Opinion

It's hard to let go of possessions. I need Stacey Solomon's help

How will our loved ones know what is precious to us in amongst all the stuff we accumulate over a lifetime?

Stacey Solomon in a warehouse holding boxes

Stacey Solomon in Sort Your Life Out. Image: ©BBC Pictures

I’ve had stuff on my mind recently, both literally and metaphorically. A life contains so much of it, and figuring out what to do with it is a massive undertaking.  

It turns out that when you leave this earthly plane, all the stories and memories you attach to your possessions will go with you. Nobody will truly understand why you kept a special elastic band in a box, or an old bit of twig, or a birthday card from someone called Margaret, or a newspaper cutting about cucumbers.  

It’s a humbling and heartbreaking truth that possessions only really fall into two categories – things that other people can be sentimental about, like photos or a fondly remembered vase, and items of obvious value, like diamonds, gold bullion and Dutch Masters. When it comes to the final inventory, your family will have to be ruthless, and unless you explicitly state that you want to leave someone your collection of Waitrose magazines from 2001, they’ll be going in the bin. 

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It’s made me think I need to have a massive clearout. I will be definitely torching my diaries from the ’90s containing excruciating Diamond White-soaked passages about being dumped by boys called Steve that should be lost to history, along with inflatable chairs and the Cheeky Girls. But also, I’ve realised that I need to make my feelings clear about what I hold dear and what I could happily chuck. How are my loved ones going to know what my most prized possessions actually are if I don’t tell them? They’ll assume my grandmother’s engagement ring, when really my top two items to save in a fire are a lychee shell called Colonel Lychee and a very inept painting of Patrick from SpongeBob.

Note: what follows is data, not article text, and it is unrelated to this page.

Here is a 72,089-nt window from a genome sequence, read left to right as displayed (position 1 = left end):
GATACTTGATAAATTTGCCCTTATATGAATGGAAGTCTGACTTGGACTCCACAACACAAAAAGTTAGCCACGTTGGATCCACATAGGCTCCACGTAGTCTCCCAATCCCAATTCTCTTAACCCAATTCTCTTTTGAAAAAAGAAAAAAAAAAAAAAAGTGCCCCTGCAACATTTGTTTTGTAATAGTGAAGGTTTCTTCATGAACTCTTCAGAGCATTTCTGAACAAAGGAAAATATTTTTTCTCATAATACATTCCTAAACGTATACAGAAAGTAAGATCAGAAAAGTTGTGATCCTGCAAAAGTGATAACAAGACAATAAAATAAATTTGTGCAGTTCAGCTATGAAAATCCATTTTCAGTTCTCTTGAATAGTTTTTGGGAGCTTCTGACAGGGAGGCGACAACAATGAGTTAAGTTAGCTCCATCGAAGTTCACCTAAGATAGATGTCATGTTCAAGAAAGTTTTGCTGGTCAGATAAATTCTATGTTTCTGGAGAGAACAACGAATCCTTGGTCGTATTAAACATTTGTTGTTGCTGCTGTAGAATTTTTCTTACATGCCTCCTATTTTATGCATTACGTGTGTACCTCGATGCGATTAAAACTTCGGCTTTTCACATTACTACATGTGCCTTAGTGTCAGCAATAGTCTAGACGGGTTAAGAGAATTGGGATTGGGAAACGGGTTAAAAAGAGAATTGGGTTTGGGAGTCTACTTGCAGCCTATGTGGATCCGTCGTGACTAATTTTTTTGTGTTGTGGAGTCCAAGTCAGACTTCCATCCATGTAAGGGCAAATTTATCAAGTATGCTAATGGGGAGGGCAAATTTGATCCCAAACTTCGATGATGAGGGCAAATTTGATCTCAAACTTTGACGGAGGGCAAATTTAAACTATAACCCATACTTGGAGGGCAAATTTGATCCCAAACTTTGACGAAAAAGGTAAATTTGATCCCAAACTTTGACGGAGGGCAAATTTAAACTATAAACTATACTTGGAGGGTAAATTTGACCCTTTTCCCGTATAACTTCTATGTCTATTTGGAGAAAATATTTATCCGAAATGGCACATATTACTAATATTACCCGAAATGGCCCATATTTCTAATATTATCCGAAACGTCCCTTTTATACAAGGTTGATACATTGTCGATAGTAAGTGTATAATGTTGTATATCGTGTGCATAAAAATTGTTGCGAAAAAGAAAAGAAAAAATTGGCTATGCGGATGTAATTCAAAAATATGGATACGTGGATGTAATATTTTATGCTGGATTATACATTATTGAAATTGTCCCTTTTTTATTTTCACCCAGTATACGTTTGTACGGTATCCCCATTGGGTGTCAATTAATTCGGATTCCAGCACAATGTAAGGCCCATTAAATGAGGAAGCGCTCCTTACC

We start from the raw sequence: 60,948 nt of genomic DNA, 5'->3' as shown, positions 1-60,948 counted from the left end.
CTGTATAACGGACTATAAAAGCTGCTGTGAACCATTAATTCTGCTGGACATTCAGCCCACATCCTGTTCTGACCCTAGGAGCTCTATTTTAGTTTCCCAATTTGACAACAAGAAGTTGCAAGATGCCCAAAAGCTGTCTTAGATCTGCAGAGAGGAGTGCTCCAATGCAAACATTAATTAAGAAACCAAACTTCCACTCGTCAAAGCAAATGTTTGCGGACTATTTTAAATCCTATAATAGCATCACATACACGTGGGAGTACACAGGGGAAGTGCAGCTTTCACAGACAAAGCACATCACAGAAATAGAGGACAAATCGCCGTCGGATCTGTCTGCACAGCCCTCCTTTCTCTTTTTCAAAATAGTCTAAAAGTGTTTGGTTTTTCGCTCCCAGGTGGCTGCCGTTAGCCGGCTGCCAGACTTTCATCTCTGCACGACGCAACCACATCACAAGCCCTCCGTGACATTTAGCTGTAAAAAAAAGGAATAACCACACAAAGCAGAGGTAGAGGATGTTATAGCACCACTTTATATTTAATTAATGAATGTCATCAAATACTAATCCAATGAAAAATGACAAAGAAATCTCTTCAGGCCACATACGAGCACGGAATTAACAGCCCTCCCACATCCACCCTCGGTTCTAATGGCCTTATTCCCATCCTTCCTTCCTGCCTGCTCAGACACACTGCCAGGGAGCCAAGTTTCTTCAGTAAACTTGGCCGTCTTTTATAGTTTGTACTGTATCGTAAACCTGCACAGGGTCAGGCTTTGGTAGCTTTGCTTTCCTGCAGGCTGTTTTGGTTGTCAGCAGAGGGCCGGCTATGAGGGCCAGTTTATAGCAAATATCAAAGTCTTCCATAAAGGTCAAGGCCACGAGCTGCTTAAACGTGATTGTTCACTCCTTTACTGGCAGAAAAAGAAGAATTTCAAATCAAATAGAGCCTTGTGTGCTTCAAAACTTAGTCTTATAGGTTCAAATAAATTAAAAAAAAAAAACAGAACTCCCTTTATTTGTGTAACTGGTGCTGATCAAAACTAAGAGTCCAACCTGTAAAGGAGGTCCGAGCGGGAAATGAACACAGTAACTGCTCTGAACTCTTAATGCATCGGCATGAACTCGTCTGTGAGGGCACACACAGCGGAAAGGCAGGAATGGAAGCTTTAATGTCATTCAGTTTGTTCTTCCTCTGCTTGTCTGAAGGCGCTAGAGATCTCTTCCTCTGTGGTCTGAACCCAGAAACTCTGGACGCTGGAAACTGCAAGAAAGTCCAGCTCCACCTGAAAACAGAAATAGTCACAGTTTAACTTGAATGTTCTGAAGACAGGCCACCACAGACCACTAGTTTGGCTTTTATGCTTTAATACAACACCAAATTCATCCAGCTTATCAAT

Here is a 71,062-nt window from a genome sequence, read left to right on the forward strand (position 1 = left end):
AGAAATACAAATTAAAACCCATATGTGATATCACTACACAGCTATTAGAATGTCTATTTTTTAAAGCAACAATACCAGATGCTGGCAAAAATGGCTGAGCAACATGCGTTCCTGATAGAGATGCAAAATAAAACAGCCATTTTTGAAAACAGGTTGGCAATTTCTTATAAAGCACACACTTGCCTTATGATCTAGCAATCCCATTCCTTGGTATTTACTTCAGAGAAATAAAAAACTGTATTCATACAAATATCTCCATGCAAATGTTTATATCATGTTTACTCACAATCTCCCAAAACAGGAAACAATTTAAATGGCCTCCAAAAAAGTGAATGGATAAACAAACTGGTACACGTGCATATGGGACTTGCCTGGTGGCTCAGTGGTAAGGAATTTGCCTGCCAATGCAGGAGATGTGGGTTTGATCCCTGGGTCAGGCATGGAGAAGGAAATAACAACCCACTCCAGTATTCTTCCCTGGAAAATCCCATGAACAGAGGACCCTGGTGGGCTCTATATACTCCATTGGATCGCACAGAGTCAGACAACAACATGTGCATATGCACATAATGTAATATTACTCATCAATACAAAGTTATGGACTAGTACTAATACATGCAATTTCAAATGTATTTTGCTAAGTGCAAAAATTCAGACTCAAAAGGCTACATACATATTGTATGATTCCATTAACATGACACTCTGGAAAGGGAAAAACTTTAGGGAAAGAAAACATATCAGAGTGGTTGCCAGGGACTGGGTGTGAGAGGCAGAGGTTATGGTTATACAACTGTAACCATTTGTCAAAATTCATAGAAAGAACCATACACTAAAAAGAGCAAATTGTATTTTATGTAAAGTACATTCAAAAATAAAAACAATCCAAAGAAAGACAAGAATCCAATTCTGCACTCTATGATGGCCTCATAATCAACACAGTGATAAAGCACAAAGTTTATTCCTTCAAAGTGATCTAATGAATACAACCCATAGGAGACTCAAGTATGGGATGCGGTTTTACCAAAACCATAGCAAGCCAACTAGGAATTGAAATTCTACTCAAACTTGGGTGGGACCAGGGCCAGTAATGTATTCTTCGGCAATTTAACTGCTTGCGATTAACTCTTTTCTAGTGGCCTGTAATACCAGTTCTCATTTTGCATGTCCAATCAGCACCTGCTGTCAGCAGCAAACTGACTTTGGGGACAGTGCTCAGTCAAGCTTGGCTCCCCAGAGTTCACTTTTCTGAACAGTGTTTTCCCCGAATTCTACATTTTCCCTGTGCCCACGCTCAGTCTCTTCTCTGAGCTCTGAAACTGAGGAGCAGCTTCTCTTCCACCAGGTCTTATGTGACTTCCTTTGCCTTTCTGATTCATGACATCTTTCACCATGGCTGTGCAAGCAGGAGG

What I need right now is Stacey Solomon. Sort Your Life Out is all about the stuff we inexplicably take with us on our life’s journey. It’s such an elaborate concept: individually display people’s possessions in a massive warehouse, upcycle their furniture, give their home a complete makeover, then colour-code and label every single utensil and piece of Lego so they return to a house that’s like the archive at the British Museum. Solomon is joined by the usual cleaning and decluttering experts and a carpenter/DIY person, but there’s so much behind the scenes work going into this that the production team must be like the cast of Ben Hur.  

Yet Solomon always brings a sense of mischievous joy to even the most chaotic scenario – she can literally cut through the crap. When a woman is crying because she needs to give away one of 650 bottles of out-of-date Heinz Barbecue Sauce, she empathises, but is firm and fair. She understands the emotional complexity of possessions, yet she also loves an absolutely batshit storage solution involving tension rods and pegs inside a kitchen cupboard. “LOOK!” she coos, flipping through packets of sweet and sour and Cajun rubs hanging on a rail. “It’s like a wardrobe for sauces.”  

When you watch this show too much you start daydreaming about walls of pristine storage boxes, or under-stairs shoe racks. It’s a nice idea, but we all know it’s a short-lived fantasy. Being alive is to accumulate a load of guff. You can organise it meticulously in beautiful jars with labels that say ‘Pen lids’ and ‘Hair bobbles’, or you can throw it into a room nobody dares to enter – it’s all the same. Unless you are a Buddhist monk, you are destined to leave a trail of newspaper cuttings about cucumbers and illegible birthday cards in your wake.  

But while I’m here, I wouldn’t mind Stacey Solomon’s help with my overflowing sock drawer and a cupboard full of expired felt tips. I would also love a display case where I can put Colonel Lychee and Patrick. And of course, if she could make me a wardrobe for my sauces, I think flipping through a library of Crosse & Blackwell would be rather therapeutic right now. 

Lucy Sweet is a freelance journalist. Sort Your Life Out is showing on BBC1 on Thursdays at 8pm, and on iPlayer.

This article is taken from The Big Issue magazine, which exists to give homeless, long-term unemployed and marginalised people the opportunity to earn an income.

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